Ben-Gurion University of the Negev (BGU) and Cincinnati Children's Hospital Medical Center (CCHMC) have received early stage funding to develop three new devices that have applications for pediatric medical markets, as part of a collaboration announced this past spring.
The collaboration pairs BGU's technical and engineering capabilities with the medical expertise of CCHMC physicians. Each project will receive up to $100,000 in the first round, with all funding contingent upon achieving project-specific developmental milestones.
"The collaboration between clinicians and engineers is one of the necessities for success in the development of medical devices, addressing the very specific unmet medical needs of pediatric patients," explains Prof. Joseph Kost, dean of BGU's Faculty of Engineering Sciences.
"After vetting nearly 80 unmet clinical needs, the BGU-CCHMC team identified three significant innovations after thorough market analyses and review by both internal and external stakeholders," says Doron Krakow, executive vice president, American Associates, Ben-Gurion University of the Negev. "This collaboration will yield technology that could improve the medical care of children and potentially reduce healthcare system costs." The projects are being developed and led by a BGU engineer and a CCHMC clinician or surgeon. The initial three projects are:
Smart Sensing Catheter -- The smart sensing catheter will provide immediate and continuous assessment of the metabolic and physiological profile of critically ill infants and small children. The smart, micro-optic sensor combines nano-plasmonics with fiber optics that fit in a 1 x 1 mm area and can monitor and analyze at least 20 substances simultaneously.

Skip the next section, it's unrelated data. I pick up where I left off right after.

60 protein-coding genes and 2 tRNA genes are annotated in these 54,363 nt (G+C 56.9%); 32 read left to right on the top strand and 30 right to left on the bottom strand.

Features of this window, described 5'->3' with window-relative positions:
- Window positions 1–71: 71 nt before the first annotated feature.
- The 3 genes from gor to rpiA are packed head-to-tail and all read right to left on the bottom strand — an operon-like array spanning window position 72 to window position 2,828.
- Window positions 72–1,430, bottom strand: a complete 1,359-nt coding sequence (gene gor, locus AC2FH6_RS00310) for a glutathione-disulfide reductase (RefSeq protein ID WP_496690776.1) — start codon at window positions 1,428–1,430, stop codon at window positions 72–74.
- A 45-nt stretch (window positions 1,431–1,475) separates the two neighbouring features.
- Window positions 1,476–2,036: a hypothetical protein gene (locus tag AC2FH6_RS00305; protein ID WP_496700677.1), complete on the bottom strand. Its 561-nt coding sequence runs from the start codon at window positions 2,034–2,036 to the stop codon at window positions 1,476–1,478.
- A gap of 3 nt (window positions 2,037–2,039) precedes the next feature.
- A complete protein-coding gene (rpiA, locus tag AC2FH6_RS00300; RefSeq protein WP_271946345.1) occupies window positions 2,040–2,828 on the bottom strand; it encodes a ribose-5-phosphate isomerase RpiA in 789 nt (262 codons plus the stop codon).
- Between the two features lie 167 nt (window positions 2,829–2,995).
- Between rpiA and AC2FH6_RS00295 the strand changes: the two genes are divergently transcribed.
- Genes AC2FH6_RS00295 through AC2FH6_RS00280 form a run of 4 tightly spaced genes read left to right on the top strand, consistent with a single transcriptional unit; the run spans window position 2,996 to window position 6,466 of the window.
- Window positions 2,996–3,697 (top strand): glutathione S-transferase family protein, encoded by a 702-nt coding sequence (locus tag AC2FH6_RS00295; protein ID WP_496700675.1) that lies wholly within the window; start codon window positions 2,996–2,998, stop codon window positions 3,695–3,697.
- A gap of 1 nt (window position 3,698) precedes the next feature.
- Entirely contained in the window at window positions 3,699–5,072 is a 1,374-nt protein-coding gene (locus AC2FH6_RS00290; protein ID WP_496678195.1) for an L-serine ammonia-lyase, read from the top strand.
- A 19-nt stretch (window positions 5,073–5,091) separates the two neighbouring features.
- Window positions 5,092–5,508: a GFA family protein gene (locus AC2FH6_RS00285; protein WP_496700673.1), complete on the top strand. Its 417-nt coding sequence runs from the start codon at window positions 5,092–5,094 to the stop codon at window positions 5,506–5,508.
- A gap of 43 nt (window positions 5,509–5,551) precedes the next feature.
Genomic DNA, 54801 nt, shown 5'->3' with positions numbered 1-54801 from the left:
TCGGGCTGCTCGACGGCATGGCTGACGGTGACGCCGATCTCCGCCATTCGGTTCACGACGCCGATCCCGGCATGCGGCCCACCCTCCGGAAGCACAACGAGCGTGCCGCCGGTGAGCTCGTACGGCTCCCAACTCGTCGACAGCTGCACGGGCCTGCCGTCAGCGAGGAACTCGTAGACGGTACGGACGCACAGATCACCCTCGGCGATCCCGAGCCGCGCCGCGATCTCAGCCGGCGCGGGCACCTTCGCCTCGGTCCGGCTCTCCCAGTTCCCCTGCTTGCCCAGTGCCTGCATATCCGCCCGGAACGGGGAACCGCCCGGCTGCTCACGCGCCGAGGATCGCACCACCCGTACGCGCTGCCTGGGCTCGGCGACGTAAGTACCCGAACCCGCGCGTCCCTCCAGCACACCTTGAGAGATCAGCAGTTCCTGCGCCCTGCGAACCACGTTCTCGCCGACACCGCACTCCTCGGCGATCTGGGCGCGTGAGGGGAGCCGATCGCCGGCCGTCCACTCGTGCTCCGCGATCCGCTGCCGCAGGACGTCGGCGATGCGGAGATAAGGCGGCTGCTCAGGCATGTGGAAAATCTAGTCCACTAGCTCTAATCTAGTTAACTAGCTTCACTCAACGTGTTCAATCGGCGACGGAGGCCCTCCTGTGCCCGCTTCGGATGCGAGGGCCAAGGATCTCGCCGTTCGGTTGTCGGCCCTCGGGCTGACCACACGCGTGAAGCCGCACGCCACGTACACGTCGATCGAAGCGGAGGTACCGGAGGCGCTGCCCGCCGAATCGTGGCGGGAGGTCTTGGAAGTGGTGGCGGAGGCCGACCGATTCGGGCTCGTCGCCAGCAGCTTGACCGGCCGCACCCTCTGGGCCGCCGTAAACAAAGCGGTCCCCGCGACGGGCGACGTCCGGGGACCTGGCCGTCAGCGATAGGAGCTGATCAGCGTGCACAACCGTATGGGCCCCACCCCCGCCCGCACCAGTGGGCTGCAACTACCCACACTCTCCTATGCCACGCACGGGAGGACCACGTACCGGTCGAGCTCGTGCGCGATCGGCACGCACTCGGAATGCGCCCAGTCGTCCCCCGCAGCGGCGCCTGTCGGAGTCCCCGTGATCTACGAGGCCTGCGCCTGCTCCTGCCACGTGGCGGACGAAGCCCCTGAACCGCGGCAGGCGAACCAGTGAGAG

"Once developed to the product level, the sensor can be used in other applications for water quality and environment pollutants monitoring," says Prof. Ibrahim Abdulhalim, head of the ElectroOptics Engineering Unit at BGU.
The catheter is being co-developed by Richard Azizkhan, M.D., surgeon-in-chief at Cincinnati Children's and the Lester W. Martin, chair of pediatric surgery. "Secondarily, this technology will reduce the need for repeated tests, thus reducing costs for the health system and society," Azizkhan noted.
Image Guided Needle Insertion Device -- This will combine sophisticated new imaging techniques with precise robotics to improve the accuracy of many medical procedures.
"Currently, a clinician has limited control over the path of a needle once inserted into the tissue and limited ability to know the precise trajectory required to achieve the desired needle position, often using trial and error even when guided by imaging modalities," says BGU Prof. Hugo Guterman of the Department of Electrical and Computer Engineering.